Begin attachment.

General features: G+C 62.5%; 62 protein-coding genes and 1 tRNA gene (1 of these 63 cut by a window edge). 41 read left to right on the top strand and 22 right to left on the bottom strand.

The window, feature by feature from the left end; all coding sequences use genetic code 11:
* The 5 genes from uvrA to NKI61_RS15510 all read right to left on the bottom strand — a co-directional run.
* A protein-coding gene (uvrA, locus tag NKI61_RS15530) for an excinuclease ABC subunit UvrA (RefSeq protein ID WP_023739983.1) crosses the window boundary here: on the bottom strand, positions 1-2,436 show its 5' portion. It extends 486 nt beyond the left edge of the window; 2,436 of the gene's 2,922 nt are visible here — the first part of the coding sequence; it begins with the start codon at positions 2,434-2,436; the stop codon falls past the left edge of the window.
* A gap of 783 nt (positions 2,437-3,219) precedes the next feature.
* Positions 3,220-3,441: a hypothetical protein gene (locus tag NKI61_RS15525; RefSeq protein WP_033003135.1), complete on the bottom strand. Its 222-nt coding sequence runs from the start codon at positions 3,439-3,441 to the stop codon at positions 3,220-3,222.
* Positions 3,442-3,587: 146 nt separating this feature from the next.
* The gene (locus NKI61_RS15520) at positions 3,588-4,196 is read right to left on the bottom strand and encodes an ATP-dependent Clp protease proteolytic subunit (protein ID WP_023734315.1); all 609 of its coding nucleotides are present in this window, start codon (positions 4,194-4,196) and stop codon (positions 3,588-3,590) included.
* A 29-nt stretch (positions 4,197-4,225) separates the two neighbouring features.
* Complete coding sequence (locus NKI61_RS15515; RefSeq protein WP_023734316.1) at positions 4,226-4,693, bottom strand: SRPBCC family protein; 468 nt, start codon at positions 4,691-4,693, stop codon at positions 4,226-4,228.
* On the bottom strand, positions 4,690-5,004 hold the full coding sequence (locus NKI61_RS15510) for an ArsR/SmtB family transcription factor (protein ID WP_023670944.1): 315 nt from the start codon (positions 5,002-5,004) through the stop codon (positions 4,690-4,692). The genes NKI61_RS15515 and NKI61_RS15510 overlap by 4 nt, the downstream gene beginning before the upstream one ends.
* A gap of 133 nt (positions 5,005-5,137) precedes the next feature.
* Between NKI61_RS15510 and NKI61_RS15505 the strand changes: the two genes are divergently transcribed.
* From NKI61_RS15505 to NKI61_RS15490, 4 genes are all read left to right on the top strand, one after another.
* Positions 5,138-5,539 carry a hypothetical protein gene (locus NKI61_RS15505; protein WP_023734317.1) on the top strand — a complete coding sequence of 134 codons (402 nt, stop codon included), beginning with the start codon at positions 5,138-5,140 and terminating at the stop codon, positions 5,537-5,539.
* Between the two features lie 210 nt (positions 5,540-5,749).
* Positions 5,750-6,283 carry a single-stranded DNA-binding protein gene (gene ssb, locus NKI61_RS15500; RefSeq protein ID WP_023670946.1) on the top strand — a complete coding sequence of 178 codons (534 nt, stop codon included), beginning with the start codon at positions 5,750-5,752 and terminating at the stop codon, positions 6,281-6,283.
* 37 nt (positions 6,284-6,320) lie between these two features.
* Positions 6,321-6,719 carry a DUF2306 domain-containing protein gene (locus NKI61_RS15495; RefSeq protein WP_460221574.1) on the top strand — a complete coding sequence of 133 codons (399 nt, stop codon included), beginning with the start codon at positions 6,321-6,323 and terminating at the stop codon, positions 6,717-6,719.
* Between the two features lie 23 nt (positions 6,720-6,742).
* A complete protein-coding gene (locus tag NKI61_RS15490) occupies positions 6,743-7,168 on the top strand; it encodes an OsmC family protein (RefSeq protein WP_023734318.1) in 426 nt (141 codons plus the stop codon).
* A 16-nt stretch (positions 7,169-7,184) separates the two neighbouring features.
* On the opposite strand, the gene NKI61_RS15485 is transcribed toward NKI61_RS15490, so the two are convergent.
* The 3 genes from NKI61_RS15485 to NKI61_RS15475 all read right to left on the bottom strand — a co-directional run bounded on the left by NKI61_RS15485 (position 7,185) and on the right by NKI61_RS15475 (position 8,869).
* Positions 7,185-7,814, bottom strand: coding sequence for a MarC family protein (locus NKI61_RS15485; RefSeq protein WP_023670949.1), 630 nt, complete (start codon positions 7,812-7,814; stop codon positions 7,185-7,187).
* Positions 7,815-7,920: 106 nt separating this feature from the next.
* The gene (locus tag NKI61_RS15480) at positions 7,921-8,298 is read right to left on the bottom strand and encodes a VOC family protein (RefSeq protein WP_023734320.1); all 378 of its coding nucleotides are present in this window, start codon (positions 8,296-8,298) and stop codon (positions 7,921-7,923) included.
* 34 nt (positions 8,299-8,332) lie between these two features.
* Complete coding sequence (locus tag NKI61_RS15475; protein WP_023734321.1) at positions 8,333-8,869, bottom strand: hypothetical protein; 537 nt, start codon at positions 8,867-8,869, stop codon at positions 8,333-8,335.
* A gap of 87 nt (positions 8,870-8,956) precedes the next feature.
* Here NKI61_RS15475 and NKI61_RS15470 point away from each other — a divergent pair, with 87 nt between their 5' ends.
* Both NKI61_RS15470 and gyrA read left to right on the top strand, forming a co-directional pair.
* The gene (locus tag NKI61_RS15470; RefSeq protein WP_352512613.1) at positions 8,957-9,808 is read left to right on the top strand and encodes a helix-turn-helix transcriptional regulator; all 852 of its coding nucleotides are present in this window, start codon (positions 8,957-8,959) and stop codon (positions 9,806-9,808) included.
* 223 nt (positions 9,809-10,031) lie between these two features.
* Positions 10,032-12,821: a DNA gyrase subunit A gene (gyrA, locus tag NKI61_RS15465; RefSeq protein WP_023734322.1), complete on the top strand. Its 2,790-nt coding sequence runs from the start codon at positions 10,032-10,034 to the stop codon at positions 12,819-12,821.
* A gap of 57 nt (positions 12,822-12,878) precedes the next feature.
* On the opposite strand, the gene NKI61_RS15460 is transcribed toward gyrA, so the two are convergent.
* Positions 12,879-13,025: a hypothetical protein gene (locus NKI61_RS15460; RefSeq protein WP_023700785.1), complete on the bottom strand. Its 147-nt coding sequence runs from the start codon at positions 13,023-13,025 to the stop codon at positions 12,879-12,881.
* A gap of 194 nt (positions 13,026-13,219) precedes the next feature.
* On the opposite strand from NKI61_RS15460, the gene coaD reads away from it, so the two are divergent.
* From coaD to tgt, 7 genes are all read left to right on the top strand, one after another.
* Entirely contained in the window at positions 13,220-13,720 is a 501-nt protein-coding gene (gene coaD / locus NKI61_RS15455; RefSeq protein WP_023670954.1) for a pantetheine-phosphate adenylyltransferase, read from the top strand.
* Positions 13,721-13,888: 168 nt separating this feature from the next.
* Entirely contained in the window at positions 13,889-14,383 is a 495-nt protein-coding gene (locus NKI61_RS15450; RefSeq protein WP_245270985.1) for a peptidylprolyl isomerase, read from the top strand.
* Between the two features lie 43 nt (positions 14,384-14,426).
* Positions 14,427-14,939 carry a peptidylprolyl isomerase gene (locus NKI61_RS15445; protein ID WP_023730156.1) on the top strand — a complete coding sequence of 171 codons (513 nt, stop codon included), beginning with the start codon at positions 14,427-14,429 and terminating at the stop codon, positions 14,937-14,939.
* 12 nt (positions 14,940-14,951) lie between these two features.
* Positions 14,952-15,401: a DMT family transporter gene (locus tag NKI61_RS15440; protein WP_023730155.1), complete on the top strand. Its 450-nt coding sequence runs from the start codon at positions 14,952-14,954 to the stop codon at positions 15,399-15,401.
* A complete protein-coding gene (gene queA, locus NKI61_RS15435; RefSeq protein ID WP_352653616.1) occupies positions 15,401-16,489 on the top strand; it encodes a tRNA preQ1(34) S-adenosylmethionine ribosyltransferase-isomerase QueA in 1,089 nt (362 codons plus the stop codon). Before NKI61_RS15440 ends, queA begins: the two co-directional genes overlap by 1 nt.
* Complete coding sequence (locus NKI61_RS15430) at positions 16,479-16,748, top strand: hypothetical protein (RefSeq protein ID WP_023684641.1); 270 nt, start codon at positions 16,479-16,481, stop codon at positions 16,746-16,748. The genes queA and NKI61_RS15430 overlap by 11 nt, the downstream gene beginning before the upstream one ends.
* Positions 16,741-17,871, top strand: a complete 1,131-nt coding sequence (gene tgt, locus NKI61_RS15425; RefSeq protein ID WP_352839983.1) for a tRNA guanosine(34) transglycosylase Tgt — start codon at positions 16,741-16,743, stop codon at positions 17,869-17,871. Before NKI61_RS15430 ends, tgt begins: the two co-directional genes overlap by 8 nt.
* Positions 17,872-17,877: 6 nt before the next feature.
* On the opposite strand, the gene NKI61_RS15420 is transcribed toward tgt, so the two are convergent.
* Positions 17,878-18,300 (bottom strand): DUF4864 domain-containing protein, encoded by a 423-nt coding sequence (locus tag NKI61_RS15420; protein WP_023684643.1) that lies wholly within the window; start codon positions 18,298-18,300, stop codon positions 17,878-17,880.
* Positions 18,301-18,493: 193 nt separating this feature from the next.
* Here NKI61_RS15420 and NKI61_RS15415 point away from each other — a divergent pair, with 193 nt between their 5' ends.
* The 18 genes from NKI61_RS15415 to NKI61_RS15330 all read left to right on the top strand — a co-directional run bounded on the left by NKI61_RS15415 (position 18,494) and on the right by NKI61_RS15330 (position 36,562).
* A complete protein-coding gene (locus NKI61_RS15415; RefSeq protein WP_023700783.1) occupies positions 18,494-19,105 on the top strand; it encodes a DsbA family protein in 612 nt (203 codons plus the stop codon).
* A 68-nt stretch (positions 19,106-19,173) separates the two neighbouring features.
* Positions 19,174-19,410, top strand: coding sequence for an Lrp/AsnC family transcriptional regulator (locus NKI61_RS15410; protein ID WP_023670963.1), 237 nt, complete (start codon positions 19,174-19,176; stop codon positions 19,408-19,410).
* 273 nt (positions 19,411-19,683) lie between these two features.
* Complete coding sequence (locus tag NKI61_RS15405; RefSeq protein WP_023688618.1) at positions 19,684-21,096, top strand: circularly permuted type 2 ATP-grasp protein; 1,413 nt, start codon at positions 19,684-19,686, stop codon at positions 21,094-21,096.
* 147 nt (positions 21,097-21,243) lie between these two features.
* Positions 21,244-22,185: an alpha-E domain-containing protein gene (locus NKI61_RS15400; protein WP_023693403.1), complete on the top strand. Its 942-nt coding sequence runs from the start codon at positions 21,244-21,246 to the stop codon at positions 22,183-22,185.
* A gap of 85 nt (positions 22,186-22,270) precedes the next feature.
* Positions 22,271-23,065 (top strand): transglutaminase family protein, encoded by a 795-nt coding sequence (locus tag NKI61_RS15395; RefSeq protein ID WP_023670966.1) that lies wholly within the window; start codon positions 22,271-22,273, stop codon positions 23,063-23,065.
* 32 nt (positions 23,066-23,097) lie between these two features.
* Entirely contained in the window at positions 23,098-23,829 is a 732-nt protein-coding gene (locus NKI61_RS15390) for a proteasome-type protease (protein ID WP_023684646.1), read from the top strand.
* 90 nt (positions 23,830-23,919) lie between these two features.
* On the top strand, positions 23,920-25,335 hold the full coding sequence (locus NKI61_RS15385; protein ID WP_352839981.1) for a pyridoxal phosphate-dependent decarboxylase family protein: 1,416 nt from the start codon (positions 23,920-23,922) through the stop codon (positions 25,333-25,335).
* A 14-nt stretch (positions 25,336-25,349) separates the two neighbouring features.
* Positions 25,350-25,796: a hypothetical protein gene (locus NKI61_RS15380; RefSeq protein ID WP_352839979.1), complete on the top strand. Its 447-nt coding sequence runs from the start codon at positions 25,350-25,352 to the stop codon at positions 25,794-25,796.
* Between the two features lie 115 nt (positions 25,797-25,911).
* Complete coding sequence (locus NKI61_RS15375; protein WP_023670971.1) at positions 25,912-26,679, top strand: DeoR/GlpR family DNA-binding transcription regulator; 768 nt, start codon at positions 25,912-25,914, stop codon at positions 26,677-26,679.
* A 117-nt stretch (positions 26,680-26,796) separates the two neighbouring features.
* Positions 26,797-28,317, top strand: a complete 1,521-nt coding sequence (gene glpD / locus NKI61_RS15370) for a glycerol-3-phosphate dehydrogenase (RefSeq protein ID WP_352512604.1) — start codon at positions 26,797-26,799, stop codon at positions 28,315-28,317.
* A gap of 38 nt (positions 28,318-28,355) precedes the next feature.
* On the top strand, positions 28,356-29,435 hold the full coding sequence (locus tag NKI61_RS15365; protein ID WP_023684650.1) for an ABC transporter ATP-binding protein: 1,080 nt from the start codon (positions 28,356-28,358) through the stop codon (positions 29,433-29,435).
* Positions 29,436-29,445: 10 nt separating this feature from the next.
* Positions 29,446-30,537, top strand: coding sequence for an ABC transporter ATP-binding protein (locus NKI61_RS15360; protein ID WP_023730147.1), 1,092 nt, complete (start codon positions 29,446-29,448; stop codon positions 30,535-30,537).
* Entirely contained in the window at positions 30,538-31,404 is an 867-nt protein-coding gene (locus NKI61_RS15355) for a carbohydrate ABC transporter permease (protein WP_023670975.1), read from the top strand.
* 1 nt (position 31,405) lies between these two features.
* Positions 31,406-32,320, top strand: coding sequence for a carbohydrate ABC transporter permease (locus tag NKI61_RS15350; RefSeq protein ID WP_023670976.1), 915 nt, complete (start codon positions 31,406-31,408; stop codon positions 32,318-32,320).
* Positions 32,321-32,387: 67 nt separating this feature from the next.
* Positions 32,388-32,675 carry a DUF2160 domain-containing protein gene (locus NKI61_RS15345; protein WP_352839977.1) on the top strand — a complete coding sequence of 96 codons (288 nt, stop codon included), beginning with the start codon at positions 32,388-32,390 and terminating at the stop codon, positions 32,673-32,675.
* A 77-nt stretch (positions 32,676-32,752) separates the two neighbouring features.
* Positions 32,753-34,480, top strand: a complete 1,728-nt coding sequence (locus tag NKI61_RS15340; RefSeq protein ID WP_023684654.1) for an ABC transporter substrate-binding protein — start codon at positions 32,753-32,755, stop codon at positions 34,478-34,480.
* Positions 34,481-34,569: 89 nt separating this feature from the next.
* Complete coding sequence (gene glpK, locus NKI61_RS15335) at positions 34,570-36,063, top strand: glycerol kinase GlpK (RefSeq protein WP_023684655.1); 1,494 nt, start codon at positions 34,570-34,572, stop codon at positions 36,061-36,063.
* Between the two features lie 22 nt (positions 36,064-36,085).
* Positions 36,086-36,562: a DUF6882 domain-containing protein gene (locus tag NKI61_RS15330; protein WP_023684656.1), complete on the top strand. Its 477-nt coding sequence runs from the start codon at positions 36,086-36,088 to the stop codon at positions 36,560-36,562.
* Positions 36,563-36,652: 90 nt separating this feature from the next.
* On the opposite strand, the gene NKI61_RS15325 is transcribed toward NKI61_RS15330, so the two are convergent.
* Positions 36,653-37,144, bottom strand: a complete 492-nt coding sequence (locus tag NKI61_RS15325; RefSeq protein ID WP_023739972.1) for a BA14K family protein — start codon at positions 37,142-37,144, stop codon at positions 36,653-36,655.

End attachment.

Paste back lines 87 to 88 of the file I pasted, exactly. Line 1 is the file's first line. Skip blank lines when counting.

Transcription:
* Positions 32,753-34,480, top strand: a complete 1,728-nt coding sequence (locus tag NKI61_RS15340; RefSeq protein ID WP_023684654.1) for an ABC transporter substrate-binding protein — start codon at positions 32,753-32,755, stop codon at positions 34,478-34,480.
* Positions 34,481-34,569: 89 nt separating this feature from the next.